We’ve been laboring intensely on Nine of Cups this past week. We have sanded the side and forward decks, begun stripping the port cap rail and sanded the holly/teak soles of the forward head, forward cabin and saloon. We have, for all intents and purposes, sanded off our fingerprints and our fingertips are sore and raw. We’ve been joking that this would be the most opportune time to pull a major bank heist … no fingerprints.
N.B. - Any FBI agents reading … please disregard the comment about bank heists … just kidding. We’re just not fit for a life of crime … too lazy.
Back to reality, our short-term goal is to have Nine of Cups shipshape, so that we can depart in mid- November for a heretofore point unknown in Florida … perhaps St. Augustine? We haven’t decided yet. Without doing any advertising other than the notice on the JALF website, we’ve had some nibbles from serious buyers on the sale of Cups, but nothing firm at the moment. As much as we’d like to complete this chapter of our lives and move on, we’re being patient. We want Cups to show in her best self for prospective buyers and we’re putting in the sweat equity and TLC to make sure that happens.
We’ve been stymied somewhat by shorter daylight hours, very cool temps and extremely wet, dewy mornings. David still insists on rising at 0530 (unless I make him a better offer) and begins working on indoor chores, writing blogs or articles, editing videos … whatever can be done when it’s cold, dark and dewy, but makes good use of the time. We fall into our bunk at night, exhausted, feeling we’ve had a productive day, but wondering why we haven’t accomplished more. Personally, I enjoy a rainy day … once in awhile . I can usually talk the Captain into taking a well-deserved day off.
So, what’s left to be done? Well, the list seems endless, but there really is light at the end of the tunnel. I’ve begun the sole varnishing below. It will require at least 3-4 coats with sanding between. I’ve taken the floorboards out, a couple at a time, and used Blue’s empty cargo space as a workshop for varnishing. It’s a disaster area below decks with floorboards missing and stuff piled everywhere. Not much different than our usual project mode. While waiting for varnish to dry, I’ve begun the onerous task of cleaning out lockers and cleaning and polishing the teak walls and surfaces … which is virtually everywhere below.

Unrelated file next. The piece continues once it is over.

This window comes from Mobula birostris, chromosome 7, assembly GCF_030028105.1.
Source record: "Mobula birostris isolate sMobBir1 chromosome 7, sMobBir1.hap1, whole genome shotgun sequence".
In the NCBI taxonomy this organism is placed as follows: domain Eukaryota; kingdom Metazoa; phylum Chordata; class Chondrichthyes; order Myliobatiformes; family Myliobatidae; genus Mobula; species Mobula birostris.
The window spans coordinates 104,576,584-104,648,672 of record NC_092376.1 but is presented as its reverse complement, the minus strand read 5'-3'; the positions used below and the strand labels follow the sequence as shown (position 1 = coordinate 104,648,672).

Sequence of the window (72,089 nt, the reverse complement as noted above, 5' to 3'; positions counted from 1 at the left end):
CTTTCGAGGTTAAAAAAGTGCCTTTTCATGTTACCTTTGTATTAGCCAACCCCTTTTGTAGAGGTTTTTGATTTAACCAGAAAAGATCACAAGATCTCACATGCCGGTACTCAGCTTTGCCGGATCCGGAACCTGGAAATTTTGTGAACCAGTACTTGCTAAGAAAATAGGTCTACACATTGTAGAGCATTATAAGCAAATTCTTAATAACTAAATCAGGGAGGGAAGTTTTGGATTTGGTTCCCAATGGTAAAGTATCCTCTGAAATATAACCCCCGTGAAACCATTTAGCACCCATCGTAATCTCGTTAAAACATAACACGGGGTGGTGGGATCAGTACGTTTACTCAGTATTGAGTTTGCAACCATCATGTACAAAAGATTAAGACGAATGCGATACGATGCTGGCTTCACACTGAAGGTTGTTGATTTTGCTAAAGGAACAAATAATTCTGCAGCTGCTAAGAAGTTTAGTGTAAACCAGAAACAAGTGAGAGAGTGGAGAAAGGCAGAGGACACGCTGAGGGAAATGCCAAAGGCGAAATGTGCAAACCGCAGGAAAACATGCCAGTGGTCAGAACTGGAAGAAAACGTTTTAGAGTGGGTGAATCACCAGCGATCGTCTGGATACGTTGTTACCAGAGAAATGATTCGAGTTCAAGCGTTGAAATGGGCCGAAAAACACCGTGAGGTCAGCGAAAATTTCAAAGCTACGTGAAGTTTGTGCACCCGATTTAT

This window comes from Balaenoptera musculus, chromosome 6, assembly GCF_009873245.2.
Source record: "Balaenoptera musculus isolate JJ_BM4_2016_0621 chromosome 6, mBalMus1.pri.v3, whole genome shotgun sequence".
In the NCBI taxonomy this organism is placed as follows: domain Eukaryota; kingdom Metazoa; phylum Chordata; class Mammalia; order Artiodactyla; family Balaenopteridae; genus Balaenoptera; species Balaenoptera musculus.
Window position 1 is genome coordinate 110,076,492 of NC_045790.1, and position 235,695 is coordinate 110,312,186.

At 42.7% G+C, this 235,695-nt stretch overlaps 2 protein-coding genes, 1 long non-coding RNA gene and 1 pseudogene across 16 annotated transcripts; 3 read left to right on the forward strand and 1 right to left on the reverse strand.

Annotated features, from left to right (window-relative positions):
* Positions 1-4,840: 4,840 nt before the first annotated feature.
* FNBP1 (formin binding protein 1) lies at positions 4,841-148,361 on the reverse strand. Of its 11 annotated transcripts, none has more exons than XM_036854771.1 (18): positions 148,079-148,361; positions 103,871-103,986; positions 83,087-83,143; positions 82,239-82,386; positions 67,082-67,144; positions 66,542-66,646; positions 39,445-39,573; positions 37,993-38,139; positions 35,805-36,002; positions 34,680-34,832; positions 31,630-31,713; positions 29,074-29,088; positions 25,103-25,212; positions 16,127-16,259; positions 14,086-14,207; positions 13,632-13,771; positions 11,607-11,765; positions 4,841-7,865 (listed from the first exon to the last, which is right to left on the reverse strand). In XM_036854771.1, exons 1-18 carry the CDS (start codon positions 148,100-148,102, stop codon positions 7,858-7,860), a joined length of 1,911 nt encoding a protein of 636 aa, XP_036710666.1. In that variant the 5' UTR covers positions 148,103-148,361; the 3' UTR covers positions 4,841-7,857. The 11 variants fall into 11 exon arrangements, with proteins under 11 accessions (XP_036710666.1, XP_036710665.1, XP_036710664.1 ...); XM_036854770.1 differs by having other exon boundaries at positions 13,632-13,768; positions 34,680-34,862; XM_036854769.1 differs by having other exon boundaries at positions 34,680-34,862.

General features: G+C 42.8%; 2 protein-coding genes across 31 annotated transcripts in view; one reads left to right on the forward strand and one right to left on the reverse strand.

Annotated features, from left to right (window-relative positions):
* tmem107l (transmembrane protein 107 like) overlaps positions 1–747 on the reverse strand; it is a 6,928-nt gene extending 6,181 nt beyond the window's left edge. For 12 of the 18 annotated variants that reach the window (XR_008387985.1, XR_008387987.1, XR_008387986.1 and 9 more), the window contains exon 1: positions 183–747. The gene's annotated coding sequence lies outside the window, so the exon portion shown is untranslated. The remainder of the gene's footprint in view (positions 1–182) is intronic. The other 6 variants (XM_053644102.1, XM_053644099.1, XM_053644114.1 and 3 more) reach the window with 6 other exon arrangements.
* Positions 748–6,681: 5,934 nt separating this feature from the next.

David is on round 2 of deck painting and will require at least one more coat of the shiny stuff before he starts doing the non-skid areas. More paint has been ordered and is on the way. Beyond being time, temperature and moisture sensitive, he’s had to contend with gnats that seem to be attracted to the paint and, of course, birds flying overhead that are always attracted to clean decks with an unwelcome payload. Once the decks are complete, all the of deck hardware, stanchions, lifelines, etc. which have been removed, cleaned and polished, need to be re-installed.
In our spare time, we are advertising some gear for sale on Craigslist (GPS, handheld VHF, hand-operated desalineator/watermaker for use in a life raft) and I’ve already sold my Sailrite sewing machine to a local fellow. Any interest in any of these, BTW, just check out Craigslist Norfolk, VA or send us a text or email … prices are definitely reasonable and they’re all small enough items to be shipped.
Blue’s “check engine” light came on this morning as we were heading to Home Depot and Walmart for our daily supplies. He has an appointment with the local Ford dealer for servicing on Friday morning. And our portable fridge/freezer that we intend to use on Blue is having problems all of a sudden and we’re trying to arrange warranty work on it. UGH! Luckily, the boat fridge/freezer is now operating properly, so it’s not as much of an issue at the moment. Just one more thing to handle when we’re already feeling under pressure fighting the calendar.
We reminisce to when we operated our own company and worked 60+ hours a week, maintained a household, did outdoor chores and gardening and had 3+ teenagers in the house most of the time and still had time to socialize. We’re obviously slowing down.